Swimming pools are a refreshing escape from the summer heat. They’re the perfect backdrop for backyard barbeques and parties—that is until the temperature drops.
Want to extend the fun times of swimming pool season? You can, with a swimming pool heat pump! Here are the pros and cons to think about when considering a heated pool.
What’s the point of having a pool if you never use it, or only use it three months out of the year? If your pool is heated, you’re more likely to swim in it, which means you’ll be getting exercise that you might not have gotten otherwise.
Swimming is considered the best form of cardiovascular exercise because it’s easy on your joints and is low-impact. It’s the perfect exercise for those unable to run or jog, or for those who have arthritis or muscular diseases.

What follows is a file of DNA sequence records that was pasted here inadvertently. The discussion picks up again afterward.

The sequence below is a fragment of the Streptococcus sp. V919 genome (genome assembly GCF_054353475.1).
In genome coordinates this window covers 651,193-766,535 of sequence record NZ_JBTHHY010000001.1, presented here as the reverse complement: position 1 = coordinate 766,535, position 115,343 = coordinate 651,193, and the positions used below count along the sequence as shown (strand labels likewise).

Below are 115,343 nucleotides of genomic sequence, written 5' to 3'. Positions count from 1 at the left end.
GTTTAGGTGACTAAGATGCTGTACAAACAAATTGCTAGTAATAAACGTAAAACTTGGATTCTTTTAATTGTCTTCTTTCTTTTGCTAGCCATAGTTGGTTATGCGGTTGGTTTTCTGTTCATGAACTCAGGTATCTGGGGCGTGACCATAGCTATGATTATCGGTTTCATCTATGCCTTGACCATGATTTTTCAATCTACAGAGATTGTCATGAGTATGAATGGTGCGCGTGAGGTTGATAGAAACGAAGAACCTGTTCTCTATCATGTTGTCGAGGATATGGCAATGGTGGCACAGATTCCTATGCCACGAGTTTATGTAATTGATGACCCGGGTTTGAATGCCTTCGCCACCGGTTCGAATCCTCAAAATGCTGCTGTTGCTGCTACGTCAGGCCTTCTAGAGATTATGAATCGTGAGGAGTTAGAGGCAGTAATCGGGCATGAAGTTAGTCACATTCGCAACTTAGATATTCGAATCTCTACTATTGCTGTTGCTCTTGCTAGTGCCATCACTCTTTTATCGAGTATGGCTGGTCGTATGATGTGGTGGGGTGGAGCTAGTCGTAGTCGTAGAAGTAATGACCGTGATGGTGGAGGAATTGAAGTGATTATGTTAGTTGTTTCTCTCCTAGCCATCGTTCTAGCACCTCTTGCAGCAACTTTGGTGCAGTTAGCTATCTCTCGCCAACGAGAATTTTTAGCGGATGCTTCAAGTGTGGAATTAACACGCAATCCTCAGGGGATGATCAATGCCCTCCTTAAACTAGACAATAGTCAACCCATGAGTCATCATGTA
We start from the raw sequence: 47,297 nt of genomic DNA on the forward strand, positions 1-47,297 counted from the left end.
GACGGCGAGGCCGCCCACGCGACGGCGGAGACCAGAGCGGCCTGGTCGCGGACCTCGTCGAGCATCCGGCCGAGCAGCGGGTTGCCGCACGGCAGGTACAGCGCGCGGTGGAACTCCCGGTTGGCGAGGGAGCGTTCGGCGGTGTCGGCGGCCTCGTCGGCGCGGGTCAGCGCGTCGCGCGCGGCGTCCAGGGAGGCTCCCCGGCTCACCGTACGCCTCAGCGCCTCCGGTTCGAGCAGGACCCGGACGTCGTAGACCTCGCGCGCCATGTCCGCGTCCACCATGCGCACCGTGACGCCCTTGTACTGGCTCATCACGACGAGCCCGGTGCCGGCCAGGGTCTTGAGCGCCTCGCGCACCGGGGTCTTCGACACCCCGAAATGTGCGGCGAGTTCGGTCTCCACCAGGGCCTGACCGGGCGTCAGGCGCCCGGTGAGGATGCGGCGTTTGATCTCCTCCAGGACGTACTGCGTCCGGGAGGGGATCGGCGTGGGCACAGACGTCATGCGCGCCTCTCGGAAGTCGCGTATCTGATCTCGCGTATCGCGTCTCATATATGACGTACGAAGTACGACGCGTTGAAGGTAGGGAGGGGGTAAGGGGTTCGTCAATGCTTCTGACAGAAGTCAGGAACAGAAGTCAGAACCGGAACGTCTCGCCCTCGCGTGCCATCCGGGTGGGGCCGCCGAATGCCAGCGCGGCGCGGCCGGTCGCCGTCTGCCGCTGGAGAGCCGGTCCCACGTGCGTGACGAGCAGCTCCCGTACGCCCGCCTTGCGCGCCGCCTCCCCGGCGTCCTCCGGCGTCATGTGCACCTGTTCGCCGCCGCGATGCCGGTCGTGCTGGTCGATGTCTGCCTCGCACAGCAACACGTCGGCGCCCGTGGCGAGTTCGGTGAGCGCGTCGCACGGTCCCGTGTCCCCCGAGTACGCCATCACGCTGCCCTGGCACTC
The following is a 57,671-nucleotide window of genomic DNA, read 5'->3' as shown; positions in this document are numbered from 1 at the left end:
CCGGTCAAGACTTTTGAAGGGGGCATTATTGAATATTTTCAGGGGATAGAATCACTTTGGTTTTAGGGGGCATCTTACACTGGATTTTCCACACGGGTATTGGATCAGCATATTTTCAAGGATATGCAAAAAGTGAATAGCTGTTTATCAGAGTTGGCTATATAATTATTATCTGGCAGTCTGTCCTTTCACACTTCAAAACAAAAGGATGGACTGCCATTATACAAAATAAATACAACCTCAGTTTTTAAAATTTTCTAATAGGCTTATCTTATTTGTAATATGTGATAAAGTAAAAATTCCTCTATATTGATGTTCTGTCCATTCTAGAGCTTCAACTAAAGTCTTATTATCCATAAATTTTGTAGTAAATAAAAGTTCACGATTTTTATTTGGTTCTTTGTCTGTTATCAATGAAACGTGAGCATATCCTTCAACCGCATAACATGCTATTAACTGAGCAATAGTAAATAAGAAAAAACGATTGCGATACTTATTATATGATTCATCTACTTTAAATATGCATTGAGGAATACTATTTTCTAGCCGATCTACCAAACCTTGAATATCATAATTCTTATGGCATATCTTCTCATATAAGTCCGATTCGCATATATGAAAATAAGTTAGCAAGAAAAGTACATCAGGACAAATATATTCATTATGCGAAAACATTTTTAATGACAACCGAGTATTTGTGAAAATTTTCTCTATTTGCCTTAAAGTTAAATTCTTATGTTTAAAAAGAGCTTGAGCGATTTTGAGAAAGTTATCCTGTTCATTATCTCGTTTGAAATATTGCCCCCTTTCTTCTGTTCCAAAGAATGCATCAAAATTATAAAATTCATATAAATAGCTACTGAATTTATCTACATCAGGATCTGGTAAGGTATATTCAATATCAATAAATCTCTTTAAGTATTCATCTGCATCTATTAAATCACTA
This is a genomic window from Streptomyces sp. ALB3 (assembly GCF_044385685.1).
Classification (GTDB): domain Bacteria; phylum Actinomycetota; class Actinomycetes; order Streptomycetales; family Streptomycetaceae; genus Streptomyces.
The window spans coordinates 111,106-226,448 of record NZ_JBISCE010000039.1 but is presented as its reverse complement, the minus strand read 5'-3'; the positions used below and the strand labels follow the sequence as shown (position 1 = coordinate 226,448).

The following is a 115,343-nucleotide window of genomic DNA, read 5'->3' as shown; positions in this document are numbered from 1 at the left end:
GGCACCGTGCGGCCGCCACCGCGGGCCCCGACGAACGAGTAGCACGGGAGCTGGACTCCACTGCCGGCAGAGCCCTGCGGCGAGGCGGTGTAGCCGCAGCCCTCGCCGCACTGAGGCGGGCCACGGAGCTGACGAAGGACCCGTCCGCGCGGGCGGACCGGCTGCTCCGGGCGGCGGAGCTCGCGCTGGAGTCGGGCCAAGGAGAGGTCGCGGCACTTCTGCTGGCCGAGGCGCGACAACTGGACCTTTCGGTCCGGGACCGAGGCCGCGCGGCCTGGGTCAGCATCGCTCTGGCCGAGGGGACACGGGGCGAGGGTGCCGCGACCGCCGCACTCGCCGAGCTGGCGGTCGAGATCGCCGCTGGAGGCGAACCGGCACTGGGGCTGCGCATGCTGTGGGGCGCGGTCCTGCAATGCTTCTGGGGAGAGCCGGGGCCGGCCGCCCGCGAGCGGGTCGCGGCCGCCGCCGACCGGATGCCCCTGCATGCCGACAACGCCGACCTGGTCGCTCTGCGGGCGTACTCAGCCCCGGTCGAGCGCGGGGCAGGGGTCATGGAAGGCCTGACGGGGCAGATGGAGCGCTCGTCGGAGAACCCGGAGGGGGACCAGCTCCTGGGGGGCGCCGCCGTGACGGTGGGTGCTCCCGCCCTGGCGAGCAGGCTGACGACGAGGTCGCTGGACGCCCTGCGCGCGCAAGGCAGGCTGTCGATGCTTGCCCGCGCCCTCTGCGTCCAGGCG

Another benefit of a heated pool is the warm water won’t shock your system like icy cold water does. Cold water can cause excessive body heat loss. The young and elderly are prone to respiratory infections due to chilling, so heated pools are especially beneficial for them.
It all sounds great, but how much does it cost? The biggest investment on a heat pump is the initial cost.
Most pumps range from $2,000 to $5,000 depending on model and swimming pool size. There is also an installation coast for labor and parts.
Repair costs vary and can fall anywhere between $100 to $1,000. Just like a car, with regular maintenance, you can avoid costly repairs. Hire a licensed heat pump professional to perform an annual maintenance check for about $100.
Heat pumps are energy efficient and can cost as little as $2 per day to operate. A solar cover greatly reduces costs, which are between $100 to $400 per swimming season. Without the cover, expect to spend between $800 to $1,000. You can use a free heat pump operating cost estimator here.
The bottom line is if you think you’ll use your pool a lot more if it’s heated, the costs are totally worth it. But if you don’t, the cost just might not be worth it. The choice is up to you!
Johnny found a love for swimming a little later in life. He really didn't know how to swim too well when he first started...